Monday, 3 February 2014

The Spoils of War

Not as if the Middle Eastern country of Syria has been big on liberalizing Women’s rights but what started as a peaceful protest in 2011 and within months became an armed conflict that continues to grow fatal each day, has made both women and children its easiest targets.

Seeds of the Arab Spring pollinated in Syria over the same issues as the rest of Arab movement i.e. public discontent towards the un-democratic government. The social uprising took an ugly turn when the government decided to respond to the social movement by military action and the Syrian society got divided into pro and anti government supporters.

The women of Syria played an active role in what at one time was an un-armed social movement by participating in demonstrations even supporting and helping displaced refugees. While an armed action by the government in every way or form is detrimental to any section of the society it’s rippling effect on women is anti-progressive and manifold.

Even prior to the rebellion women needed to obtain written permission from male members in the family to travel abroad but at least earlier they weren’t banned from driving by virtue of being a woman or even from taking public transport.

Women in a lot of areas are restricted to leave premises of their houses even for essential supplies, majorly constraining families who have lost male members to the conflict. There is a strict emphasis on what is considered acceptable clothing for women. Women are denied opportunities of education and employment. Male members in the families face extremist threats to ensure women confirm to the social norms. In some provinces, it has come to be socially acceptable to take women as property when they do not seem to comply.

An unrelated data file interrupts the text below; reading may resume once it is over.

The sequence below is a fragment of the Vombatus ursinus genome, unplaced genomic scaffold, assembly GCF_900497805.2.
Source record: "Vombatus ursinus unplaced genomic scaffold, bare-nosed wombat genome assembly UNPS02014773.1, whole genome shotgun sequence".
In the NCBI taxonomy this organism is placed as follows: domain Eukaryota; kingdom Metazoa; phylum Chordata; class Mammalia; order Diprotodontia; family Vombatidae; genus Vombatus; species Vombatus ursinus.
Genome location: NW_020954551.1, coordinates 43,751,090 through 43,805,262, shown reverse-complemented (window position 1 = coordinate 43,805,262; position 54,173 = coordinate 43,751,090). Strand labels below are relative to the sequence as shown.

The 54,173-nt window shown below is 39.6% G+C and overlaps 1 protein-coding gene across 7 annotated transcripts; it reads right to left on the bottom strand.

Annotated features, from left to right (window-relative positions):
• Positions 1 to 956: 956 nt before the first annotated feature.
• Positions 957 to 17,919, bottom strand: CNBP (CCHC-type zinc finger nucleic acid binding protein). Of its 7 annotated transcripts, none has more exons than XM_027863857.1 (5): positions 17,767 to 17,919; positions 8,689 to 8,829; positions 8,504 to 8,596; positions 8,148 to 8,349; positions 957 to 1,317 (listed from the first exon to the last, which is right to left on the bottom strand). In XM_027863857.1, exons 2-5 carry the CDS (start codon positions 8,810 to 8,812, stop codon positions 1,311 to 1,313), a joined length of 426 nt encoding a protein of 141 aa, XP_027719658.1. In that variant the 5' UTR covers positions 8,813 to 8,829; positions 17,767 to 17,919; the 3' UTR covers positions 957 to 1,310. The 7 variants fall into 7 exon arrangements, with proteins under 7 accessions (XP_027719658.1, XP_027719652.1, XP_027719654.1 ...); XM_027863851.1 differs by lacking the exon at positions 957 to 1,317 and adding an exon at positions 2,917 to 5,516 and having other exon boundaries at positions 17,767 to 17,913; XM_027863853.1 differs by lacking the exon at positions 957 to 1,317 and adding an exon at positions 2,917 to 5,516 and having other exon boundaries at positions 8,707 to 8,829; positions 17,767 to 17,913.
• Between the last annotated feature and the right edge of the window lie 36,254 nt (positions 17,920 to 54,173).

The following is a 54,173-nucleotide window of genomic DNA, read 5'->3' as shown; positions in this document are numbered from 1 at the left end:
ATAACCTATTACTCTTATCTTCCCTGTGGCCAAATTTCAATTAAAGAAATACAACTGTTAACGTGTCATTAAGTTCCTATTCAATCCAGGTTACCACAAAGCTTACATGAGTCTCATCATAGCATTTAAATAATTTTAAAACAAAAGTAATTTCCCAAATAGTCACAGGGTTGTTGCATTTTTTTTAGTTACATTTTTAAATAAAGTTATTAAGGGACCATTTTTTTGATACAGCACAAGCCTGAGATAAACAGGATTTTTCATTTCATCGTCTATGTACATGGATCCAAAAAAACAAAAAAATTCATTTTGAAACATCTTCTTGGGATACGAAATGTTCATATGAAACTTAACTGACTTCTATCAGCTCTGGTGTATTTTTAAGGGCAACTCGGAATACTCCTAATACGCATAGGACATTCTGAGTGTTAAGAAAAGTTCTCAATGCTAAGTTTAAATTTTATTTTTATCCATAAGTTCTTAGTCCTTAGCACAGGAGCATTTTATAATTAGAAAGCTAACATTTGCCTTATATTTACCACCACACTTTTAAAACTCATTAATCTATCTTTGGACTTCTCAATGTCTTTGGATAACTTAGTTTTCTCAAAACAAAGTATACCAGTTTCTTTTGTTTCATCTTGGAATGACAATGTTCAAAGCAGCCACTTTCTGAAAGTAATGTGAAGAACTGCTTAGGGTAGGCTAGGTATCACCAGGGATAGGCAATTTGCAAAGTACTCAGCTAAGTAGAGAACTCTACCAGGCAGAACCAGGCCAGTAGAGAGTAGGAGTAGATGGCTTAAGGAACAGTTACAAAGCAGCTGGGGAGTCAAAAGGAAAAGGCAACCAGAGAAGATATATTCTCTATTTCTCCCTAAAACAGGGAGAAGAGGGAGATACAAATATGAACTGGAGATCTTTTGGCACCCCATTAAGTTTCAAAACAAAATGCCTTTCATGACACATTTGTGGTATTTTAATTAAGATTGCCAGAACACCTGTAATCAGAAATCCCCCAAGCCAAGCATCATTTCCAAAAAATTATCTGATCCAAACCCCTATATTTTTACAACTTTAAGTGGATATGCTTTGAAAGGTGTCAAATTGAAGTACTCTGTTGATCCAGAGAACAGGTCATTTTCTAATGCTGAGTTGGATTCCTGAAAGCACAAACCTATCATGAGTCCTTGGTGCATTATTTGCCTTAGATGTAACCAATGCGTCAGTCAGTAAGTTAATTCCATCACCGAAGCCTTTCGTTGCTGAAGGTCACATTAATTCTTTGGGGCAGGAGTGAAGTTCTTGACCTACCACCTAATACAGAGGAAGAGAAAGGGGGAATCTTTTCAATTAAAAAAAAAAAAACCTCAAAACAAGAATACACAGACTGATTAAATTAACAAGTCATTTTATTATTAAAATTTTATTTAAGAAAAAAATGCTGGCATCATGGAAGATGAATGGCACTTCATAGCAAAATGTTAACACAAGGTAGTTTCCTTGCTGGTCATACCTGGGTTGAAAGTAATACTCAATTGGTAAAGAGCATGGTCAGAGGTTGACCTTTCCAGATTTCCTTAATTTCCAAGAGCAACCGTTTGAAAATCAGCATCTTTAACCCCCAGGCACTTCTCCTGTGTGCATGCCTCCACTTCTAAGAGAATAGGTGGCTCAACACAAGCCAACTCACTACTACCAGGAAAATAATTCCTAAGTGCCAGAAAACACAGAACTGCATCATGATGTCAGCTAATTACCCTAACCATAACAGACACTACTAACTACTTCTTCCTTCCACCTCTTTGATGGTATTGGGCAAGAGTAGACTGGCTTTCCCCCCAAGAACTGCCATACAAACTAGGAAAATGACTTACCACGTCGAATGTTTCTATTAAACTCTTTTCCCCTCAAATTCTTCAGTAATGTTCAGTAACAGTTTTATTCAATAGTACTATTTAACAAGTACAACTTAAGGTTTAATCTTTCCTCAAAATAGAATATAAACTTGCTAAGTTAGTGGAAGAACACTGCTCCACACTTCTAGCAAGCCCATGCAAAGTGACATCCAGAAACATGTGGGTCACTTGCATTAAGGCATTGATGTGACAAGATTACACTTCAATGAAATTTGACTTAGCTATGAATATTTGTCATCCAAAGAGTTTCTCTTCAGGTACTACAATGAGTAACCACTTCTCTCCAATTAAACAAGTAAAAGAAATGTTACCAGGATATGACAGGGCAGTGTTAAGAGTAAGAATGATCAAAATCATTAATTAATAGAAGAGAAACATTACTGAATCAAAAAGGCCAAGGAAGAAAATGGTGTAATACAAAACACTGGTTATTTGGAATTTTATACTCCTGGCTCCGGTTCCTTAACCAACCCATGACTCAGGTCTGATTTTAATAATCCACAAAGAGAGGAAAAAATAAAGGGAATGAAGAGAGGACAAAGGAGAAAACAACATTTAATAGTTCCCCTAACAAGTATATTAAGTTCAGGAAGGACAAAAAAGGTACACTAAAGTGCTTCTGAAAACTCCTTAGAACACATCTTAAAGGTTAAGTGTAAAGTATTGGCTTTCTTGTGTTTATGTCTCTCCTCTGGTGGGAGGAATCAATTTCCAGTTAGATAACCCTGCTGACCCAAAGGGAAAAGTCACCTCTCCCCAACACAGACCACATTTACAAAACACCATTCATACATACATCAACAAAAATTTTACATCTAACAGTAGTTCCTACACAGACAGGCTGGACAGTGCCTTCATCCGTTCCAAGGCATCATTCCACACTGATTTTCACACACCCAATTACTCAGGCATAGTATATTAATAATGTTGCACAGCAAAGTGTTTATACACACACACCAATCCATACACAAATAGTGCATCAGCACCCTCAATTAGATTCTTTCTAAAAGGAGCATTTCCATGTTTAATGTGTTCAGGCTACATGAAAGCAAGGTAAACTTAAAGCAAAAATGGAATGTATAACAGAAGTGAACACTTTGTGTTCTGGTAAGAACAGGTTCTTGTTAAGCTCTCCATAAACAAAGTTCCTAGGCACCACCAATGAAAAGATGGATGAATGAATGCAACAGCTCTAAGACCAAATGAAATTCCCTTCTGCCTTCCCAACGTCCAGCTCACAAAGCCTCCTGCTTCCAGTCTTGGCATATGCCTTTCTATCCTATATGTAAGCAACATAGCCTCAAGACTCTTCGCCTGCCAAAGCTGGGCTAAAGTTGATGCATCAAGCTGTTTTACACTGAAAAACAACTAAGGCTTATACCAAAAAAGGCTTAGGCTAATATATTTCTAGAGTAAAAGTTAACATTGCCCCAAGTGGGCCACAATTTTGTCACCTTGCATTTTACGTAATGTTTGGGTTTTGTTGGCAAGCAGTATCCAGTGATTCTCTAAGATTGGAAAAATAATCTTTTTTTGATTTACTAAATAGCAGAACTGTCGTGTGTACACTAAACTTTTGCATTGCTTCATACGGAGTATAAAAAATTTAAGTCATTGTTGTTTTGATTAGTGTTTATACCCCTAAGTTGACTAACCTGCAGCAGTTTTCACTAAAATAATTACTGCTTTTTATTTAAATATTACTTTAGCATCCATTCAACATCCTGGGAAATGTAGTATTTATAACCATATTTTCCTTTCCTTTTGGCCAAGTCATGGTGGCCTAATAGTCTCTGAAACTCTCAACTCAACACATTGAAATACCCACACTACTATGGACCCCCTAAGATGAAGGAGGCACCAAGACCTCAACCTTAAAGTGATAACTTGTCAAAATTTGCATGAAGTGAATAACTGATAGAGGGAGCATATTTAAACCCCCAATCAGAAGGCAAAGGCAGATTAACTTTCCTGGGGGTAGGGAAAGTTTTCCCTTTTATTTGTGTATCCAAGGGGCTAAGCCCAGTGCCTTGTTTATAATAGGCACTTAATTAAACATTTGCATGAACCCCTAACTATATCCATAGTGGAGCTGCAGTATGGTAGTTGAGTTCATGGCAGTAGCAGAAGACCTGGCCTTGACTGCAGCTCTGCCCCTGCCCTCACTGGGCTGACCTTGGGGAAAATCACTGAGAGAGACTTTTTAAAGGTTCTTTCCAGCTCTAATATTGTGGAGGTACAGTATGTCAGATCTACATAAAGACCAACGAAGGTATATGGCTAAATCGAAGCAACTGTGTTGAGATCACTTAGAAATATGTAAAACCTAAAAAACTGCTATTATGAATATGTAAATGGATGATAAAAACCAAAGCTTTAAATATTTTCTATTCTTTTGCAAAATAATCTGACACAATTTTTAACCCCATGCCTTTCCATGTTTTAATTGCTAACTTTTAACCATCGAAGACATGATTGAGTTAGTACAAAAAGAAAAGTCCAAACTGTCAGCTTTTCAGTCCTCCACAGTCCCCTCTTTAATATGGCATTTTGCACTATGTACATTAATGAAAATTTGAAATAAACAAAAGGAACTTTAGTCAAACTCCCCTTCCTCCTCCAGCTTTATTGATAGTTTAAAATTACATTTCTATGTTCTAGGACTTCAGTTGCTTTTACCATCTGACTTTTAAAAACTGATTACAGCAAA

During the peak of the armed conflict women were attacked and even used as human shields. Later while the social system in the country continued to collapse, it was followed by a rise in domestic violence and few reported [most undocumented] cases of sexual violence against women even in security branches.

Poor economical conditions pose threats of forced prostitution. Marriage [even untimely] has come to be seen as a form to ensure daughters are protected and in some cases including a bride price to ensure economic support to the family which makes the women prone to abuse.

The social uprising turned armed rebellion has had a farfetched impact causing the ‘anti-evolution’ of gender equality and continues to be so as peace talks so far have been non-conclusive. Despite all adversity, women continue to play an active role in transitioning Syria by organizing, forming support groups for health care and psychological as well as legal consultation, aiding rehabilitation of refugees thereby continuing their struggle towards a stable society.

 Jotika C

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